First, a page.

Put differently, it is implied in this quotation that there can be democratic control but the control cannot but be by an elected parliament. This also means that parliamentarians are supposed to be the controlling agents, since they represent the people. The control is to be ensured through respect for separation and limitation of powers, as well as for the legality of acts of the institution, and the need for transparency and efficiency. For instance, while the executive arm of government can be quite free to negotiate international treaties, the implementation of such treaties cannot but be subject to the control measures which include supervision.

A second issue is who is best placed to control foreign policy? In Nigeria, there are many foreign policy centres. The Ministry of Education, for instance, deals with education and therefore relates with the UNESCO. The Federal Ministry of Information and Culture similarly relates with the UNESCO. The Federal Ministry of Health is in contact with the World Health Organisation. In fact, the Ministry of Foreign Affairs is supposed to be the foreign policy coordinating ministry. It is the major and most important foreign policy institution in Nigeria. The Presidency cannot also be neglected. The same is true of the National Assembly.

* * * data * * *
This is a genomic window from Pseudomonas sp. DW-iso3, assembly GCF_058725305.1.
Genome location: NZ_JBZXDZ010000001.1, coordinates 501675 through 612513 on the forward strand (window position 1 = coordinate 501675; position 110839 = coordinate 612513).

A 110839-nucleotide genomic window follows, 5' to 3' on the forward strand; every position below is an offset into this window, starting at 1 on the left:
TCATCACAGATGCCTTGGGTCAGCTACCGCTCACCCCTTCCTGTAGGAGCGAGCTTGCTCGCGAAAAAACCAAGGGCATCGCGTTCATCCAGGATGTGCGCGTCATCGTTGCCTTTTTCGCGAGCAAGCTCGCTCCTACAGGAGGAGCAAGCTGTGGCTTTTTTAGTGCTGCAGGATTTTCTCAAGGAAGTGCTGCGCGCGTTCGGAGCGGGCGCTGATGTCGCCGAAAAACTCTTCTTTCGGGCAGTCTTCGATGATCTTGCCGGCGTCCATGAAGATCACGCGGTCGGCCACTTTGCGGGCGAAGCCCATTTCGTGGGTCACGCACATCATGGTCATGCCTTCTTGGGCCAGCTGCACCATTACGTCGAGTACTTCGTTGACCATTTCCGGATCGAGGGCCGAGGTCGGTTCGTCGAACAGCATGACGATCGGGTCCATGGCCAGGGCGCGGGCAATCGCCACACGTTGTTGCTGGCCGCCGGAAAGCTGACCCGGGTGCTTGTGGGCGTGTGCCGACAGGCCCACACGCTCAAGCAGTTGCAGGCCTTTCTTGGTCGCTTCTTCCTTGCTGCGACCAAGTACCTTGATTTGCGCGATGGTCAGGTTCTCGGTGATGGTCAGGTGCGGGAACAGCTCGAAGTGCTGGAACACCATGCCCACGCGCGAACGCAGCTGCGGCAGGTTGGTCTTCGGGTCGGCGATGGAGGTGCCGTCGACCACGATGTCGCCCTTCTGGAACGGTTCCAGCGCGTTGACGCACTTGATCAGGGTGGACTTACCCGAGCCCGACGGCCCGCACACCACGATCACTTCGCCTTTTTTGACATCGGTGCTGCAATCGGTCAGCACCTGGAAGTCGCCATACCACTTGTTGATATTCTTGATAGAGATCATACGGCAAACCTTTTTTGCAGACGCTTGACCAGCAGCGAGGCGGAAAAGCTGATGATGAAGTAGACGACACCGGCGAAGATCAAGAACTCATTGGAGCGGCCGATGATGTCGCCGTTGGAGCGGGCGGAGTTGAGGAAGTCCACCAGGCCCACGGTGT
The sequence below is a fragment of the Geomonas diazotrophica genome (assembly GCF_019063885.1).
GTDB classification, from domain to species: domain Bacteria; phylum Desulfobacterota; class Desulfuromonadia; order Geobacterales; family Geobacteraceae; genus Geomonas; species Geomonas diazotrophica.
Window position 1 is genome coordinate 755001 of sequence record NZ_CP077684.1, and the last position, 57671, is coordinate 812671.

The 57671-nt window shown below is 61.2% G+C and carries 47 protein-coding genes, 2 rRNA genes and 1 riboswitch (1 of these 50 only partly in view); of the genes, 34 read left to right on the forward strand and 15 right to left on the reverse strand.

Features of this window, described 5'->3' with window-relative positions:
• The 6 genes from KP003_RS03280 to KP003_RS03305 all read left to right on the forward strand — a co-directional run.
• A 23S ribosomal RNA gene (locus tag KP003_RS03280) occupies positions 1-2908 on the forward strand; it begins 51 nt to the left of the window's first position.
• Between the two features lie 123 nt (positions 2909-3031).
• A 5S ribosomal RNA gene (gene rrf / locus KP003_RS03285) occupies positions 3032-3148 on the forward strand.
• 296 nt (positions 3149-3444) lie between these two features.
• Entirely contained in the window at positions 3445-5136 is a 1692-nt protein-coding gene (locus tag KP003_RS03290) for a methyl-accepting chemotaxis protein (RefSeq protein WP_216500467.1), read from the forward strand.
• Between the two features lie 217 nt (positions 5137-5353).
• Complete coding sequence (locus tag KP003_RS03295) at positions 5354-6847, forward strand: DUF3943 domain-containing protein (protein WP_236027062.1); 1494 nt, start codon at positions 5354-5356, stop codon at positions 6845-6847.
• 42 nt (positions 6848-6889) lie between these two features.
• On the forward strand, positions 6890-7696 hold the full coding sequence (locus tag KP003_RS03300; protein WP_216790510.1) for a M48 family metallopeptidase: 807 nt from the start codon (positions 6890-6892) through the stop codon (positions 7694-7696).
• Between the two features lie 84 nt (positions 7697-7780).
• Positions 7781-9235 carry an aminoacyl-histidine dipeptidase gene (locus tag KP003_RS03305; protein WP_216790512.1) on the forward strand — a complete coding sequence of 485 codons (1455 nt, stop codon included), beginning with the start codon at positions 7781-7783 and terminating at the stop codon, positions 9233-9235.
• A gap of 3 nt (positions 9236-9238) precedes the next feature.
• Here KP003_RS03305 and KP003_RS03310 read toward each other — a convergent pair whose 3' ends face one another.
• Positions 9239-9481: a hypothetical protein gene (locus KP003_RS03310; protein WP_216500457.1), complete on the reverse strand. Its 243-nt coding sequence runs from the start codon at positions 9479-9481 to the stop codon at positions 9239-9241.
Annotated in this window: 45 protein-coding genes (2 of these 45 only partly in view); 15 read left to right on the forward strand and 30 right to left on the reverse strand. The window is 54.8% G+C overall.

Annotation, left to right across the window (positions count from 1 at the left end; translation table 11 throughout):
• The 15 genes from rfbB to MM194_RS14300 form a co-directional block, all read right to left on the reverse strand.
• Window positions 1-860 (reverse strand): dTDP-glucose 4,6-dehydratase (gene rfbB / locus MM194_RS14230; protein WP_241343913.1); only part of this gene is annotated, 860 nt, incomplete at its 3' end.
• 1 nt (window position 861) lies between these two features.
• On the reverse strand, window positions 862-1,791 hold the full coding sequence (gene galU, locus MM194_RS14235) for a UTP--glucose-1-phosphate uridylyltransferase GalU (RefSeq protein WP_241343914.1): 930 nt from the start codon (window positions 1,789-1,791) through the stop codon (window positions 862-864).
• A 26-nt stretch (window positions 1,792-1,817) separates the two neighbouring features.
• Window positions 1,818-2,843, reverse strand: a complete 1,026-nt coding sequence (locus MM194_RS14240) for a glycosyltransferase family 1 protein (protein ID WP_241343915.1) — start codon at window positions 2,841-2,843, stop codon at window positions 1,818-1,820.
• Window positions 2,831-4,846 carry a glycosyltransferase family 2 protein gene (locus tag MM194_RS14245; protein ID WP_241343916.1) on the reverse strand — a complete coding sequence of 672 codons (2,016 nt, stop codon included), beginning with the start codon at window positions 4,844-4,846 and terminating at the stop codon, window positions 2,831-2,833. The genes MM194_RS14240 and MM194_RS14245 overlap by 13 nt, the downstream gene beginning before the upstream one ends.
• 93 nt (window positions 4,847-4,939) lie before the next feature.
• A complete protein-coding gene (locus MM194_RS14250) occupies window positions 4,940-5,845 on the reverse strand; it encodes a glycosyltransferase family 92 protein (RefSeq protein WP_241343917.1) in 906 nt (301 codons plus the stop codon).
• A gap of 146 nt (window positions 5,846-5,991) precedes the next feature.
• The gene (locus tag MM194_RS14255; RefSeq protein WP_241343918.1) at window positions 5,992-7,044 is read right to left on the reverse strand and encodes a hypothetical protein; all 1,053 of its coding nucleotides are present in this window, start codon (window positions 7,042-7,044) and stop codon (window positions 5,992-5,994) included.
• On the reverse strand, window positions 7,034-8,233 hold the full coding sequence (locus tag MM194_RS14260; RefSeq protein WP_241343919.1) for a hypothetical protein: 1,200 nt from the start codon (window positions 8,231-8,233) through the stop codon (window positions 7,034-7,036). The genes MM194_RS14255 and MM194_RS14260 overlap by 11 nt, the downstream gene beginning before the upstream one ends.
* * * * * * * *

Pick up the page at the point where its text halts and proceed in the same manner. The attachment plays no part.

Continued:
The problem, however, is not only the fact that, more often than not, the foregoing institutions which tangentially engage in foreign policy activities, but also the fact that they do not always carry the Ministry of Foreign Affairs along. The Ministry of Defense and the Ministry of Foreign Affairs behave as if they are not working for the same Government and people of Nigeria. In this type of situation, it is useful to ask the extent to which the ARCAN can be able to control the various foreign policy institutions effectively, when the Presidency is on record to have even bypassed the Ministry of Foreign Affairs in the making of some foreign policy decisions.

Explained differently, a foreign policy lobbyist can only seek to monitor or control what is made known to it. The ARCAN cannot but find it difficult unless it also seeks the support of other foreign policy associations in the country, as rightly pointed out by Professor Nuhu Yaqub. The guest lecturer suggested in this regard the need to collaborate with the Bolytag Centre for International Diplomacy and Strategic Studies (BOCIDASS), of which Professor Bola A. Akinterinwa is the President/Director General; the Society for International Relations Awareness, of which the guest lecturer is also the incumbent president, etc. But, it is still possible for such a lobby group to seek information it desires on the basis of the Freedom of Information Act. Whether the type of information sought will be granted remains another question entirely.

This is so because President Muhammadu Buhari strongly believes that the protection of the national interest should take precedence over the rule of law. In this regard again, who determines what constitutes the national interest beyond the protection of territorial integrity, national security, and self-preservation? When should the need for protection of human rights take precedence over the need for national security?